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Amazingly Bad Poetry Journal Review - Closeness

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May. 4th, 2011 | 10:12 pm

Closeness
by Martin


When the night suffocates the day
stars appear and drill tiny holes in the darkness.
I look up and know that my little girl spots the same holes
eventhough she's thousands of miles away.
A smile runs over my face
like a falling star that cuts a frosty night.
Closeness is not measured in miles
but in heart beats.
My heart beats with yours, I am with you.
If you feel lonesome look up to the stars and that tiny one,
in the upper left corner, the one that flashes,
that is the same I am looking at, right now!


Stars appear AND they drill tiny holes in the darkness? If the tiny holes in the darkness are, in fact, the stars, how can they appear before they appear? Maybe not all stars are created equally? Some stars are actually stars -- there's red giants and white dwarfs, etc. -- but since there's an finite number of stars, the stars are equipped with Craftsman power tools so they can drill tiny holes in the darkness. That way, it looks like there's more stars than there actually are. Unluckily, the holes heal themselves when Jolly Mr. Sun clocks in for the day, not unlike Prometheus and his liver, so the stars have to drill the same holes every night. They use chalk to remember where each one goes. Cosmic chalk. Some stars have suggested to Martin that they drill large holes so it'll be easier for him and his daughter to connect over the night sky. But Martin likes having the challenge. The stars have also suggested to Martin that after a basic understanding of constellations and/or the placement of Mars and Venus in the night sky, he and his daughter can actually bond over an object in the night sky. The stars also wonder about time zones.

I want you and a friend or lover to go outside right now, provided it is currently night. If you can't can't see stars in your area, take a car or a helicopter to a spot where you can see stars. Pick a star and then direct your friend or lover to that star using the same sort of directions that Martin employs in his poem ("upper left corner, the one that flashes"). Is it worth pointing out that the sky doesn't have corners? If your friend or lover is a reasonable, sane person, they will try to strangle you after about ten minutes of you trying to get him or her to look at the same star.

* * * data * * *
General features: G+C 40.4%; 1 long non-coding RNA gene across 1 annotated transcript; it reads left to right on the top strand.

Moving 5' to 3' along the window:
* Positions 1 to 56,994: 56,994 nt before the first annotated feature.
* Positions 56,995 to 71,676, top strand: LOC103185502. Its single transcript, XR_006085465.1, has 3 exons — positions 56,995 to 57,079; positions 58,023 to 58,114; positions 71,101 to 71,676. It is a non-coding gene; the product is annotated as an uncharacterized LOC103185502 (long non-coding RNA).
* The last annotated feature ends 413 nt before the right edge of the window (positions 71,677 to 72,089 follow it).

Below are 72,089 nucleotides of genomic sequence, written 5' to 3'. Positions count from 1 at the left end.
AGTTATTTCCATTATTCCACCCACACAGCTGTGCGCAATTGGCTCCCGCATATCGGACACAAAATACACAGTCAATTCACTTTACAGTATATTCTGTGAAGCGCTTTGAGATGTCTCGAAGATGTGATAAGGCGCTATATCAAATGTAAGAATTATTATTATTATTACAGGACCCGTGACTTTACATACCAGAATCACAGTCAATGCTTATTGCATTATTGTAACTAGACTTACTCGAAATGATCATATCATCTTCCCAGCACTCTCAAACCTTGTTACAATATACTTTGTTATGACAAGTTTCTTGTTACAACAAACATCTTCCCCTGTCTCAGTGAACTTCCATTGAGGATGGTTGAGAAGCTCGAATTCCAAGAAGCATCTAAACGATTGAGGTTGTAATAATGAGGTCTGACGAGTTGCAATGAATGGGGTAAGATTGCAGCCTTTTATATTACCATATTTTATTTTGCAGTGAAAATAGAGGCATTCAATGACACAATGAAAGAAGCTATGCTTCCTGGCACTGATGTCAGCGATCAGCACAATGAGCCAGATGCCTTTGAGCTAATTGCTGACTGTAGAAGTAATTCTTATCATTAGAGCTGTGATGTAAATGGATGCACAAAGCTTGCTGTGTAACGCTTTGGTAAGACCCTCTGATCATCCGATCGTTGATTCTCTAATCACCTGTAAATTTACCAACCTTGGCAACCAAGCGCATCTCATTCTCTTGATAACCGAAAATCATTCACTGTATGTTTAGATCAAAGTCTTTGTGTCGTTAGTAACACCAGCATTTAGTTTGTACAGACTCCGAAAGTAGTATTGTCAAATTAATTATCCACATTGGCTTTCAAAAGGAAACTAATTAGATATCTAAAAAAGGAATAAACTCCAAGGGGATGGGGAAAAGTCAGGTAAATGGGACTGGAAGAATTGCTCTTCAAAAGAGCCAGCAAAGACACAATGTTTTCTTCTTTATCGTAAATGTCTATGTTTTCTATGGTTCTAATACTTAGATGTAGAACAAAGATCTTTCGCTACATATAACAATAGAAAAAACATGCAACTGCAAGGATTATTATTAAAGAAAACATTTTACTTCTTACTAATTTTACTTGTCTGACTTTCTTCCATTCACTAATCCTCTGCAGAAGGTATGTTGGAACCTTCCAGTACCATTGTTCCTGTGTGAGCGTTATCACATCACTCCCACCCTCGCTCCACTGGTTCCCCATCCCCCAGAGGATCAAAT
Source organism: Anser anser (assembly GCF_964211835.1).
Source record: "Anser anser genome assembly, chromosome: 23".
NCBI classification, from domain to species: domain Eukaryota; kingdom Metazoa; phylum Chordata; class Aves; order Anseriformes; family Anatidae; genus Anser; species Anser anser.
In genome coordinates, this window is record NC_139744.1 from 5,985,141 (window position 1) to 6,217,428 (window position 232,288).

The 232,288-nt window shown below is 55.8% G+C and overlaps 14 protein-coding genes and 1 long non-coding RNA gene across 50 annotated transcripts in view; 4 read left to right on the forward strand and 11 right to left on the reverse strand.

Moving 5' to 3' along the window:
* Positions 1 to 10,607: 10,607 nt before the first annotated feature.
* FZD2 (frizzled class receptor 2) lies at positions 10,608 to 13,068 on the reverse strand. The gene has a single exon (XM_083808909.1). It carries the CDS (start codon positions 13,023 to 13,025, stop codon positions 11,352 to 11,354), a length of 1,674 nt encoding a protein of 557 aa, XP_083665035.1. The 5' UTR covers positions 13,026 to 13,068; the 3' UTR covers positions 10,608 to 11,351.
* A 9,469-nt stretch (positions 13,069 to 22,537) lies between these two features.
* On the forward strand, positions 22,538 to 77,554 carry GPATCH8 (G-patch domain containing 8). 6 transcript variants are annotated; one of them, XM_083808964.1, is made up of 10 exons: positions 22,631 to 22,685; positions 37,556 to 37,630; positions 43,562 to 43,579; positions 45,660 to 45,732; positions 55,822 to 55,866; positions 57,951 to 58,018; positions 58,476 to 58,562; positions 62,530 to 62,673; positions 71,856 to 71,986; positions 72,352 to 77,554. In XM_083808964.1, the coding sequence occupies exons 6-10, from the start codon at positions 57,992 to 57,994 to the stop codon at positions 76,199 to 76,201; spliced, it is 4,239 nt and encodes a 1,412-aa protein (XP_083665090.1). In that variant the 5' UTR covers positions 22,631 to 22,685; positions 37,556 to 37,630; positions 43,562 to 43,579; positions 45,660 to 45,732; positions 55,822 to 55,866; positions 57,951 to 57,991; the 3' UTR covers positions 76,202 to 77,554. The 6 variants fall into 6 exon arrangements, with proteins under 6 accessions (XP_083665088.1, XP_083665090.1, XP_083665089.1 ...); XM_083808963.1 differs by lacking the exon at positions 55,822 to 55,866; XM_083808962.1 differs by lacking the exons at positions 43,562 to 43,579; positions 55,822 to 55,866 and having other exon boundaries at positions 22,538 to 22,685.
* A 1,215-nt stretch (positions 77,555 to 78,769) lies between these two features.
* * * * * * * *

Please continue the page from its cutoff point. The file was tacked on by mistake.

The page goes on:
Wait, I have an idea, Martin! What about the freaking moon? It's illuminated by the sun, which is a star. Unlike an individual star, apparently picked at random, it's easy to find. You know what, I'm going to decide for you. I have a feeling you're very stubborn. We don't know why Martin's daughter is thousands of miles away. Martin doesn't say that it's because of his poetry, but I think it's heavily implied. She's either serving on an aircraft carrier or she's attending the University of Florida. Or she's Audrey Hepburn in "Sabrina."

Bad Poetry Grade [F = your standard bad poem; A+ = worst poem imaginable]: C+
zoinks!!
Star light, star bright, the first star I see tonight, become a fan of this reprehensible blog on the Facebook, potato blight, Veronica Cartwright

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Comments {2}

Dina Clare

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from: lintilla
date: May. 5th, 2011 10:25 am (UTC)
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Constellations won't even help you if you're on different hemispheres!

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seamonkey_mags

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from: seamonkey_mags
date: May. 5th, 2011 01:01 pm (UTC)
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I worry that this isn't actually for a daughter.

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